Asian Americans Advancing Justice - LA

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Pro Bono Spotlight: Bird Marella's Nilay Vora

The Pro Bono Spotlight honors Asian Americans Advancing Justice - Los Angeles attorney volunteers and the important work they do to help us fulfill our mission. This month, we recognize Nilay U. Vora, associate at Bird Marella Boxer Wolpert Nessim Drooks & Lincenberg (Bird Marella), where his practice focuses on civil litigation, arbitration, and criminal defense. 

Nilay and Bird Marella joined Advancing Justice attorneys Eugene Lee, Deanna Kitamura, Laboni Hoq, Zulaikha Aziz, and Carmina Ocampo in representing Chin Ho Liao at a hearing before the San Gabriel City Council to determine Liao’s eligibility to serve on the city council. Liao was the second-highest vote winner in San Gabriel’s March 5, 2013 election. As one of the top three candidates, Liao should have been seated on the council. Despite his victory and in apparent violation of state law, the council voted against seating Liao as a result of a single complaint it received regarding his residency qualifications. The council also voted to rule on the complaint itself. Beginning April 25, the council held a three-day hearing to hear testimony and examine evidence regarding Liao’s eligibility. Based on overwhelming evidence in favor of Liao, the council correctly concluded that Liao is qualified to assume the office to which he was duly elected. You can read more about the details of this case here.

We asked Nilay to discuss his volunteer work with Advancing Justice - LA:

What prompted you to get involved?

I was prompted to get involved because of the compelling facts of the case. Running for office is a fundamental right in this great country. While there are legitimate, valid requirements to run for elected office, whether you meet such requirements is generally determined before you even qualify for the ballot. To try to nullify the results of an election after it has been completed because you were not pleased with the election’s results is an affront to the fundamental values of this country and the rights codified in our Constitution.

What did you enjoy most about your pro bono experience?

The wonderful people of the great city of San Gabriel and the support that they showed our client, Councilmember Chin Ho Liao, and our legal team. Elections are the cornerstone of democracy. This was a legal fight to win for Mr. Liao something he had already won—his seat on the San Gabriel City Council. A loss here would almost certainly have had a terrible impact on the willingness of San Gabriel’s voters to participate in elections and the democratic process. And the precedent set could have discouraged participation in the democratic process on a much wider scale. But because we prevailed, I am confident that the wonderful people of San Gabriel can continue making this already great city an even better place.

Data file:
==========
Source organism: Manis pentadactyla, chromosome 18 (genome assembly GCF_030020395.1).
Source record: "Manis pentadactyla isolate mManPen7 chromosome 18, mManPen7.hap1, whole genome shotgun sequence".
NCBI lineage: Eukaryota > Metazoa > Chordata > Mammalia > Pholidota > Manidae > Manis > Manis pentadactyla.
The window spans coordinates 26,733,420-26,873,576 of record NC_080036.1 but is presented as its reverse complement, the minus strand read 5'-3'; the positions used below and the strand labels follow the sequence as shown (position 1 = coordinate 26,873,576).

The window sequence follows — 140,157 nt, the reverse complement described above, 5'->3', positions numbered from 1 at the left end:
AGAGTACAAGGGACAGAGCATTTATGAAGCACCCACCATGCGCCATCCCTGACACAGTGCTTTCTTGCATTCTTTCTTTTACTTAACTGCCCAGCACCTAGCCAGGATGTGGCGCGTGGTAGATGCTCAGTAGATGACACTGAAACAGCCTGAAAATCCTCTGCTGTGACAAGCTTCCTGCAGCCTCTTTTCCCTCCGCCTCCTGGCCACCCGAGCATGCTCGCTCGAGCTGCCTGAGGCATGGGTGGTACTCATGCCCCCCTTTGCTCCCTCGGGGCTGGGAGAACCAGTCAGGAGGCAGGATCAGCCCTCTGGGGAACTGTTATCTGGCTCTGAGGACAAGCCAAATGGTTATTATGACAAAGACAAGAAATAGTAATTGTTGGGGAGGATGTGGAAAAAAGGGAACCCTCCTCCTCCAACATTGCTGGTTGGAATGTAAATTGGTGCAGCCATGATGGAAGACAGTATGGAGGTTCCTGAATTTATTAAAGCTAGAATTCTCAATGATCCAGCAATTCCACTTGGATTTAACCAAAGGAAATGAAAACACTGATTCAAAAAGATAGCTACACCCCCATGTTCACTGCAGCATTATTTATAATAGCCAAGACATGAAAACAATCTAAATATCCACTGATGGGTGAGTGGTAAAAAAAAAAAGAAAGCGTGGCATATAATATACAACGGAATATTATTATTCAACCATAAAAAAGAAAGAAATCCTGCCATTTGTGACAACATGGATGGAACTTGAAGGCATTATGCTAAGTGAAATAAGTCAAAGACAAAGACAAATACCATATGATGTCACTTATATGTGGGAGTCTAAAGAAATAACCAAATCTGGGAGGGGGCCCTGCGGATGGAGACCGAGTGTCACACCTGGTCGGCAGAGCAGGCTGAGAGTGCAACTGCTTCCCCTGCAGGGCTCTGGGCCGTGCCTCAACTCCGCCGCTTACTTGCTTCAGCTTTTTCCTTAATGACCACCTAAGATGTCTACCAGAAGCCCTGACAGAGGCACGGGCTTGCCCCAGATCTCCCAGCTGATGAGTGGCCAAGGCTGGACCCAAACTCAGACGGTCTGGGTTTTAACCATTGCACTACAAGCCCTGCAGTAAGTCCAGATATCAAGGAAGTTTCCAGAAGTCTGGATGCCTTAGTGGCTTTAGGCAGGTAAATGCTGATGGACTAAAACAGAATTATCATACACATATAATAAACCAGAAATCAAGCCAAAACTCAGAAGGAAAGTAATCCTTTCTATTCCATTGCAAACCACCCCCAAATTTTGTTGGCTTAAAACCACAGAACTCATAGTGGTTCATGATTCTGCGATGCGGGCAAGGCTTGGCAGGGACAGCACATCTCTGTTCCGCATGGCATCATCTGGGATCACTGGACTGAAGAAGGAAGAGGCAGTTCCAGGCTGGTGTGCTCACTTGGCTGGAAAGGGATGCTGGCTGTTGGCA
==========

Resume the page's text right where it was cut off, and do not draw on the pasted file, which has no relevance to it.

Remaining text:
What have you learned or how have you been personally affected by your experience as an Advancing Justice volunteer?

Councilmember Liao’s story is similar to that of my parents—an immigrant from an Asian country who came to the U.S. to seek out higher education, provide for his family, and do his part to contribute to his community and to this great country. He ran for office because he thought that the voices and the needs of the Asian community were not being adequately represented in the San Gabriel City Council. He was initially denied his seat on the City Council by his political opponents. And after he was ultimately seated, he immediately pledged to work together with the other members of the City Council to address the city’s needs and the residents’ concerns.

Ultimately, Councilmember Liao will always embody to me an example of the underlying philosophy of this great country, enshrined in the preamble to our Constitution: “We the People of the United States, in Order to form a more perfect Union …”

Do you have an inspirational story you can briefly tell about your pro bono experience?

At one point during the hearing, I ran out of water at the counsel’s table. I didn’t think anyone had really noticed. At the break, I was making my way out of the chambers to try to find some water when an elderly Chinese woman stopped me. She grabbed my hand, turned it over, and pressed a can of mango nectar juice into the palm of my hand. When I said thank you, she looked at me with a serious expression, and I realized then that she did not speak English. She gave me a thumbs up sign. It took all my strength to hold back the tears coming to my eyes. Feeling that type of community support kept our team inspired to do our best to ensure that the democratic process was honored and that our client was able to get what he had already won—his seat on the City Council.

What advice would you give other associates who want to participate in pro bono work?

Pro bono work can provide an excellent opportunity to sharpen and exercise your legal skills, while acting for the good of the public. In that way, it can both reward your career and warm your heart.


To learn about volunteer opportunities for attorneys at Advancing Justice - LA, please email Nisha Vyas, director of Pro Bono Programs.


Our helplines prioritize assistance to low-income persons in the following areas of law: discrimination, family, immigration, public benefits, employment, housing, and civil rights. 

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Our mission is to advocate for civil rights, provide legal services and education, and build coalitions to positively influence and impact Asian Americans, Native Hawaiians, and Pacific Islanders and to create a more equitable and harmonious society.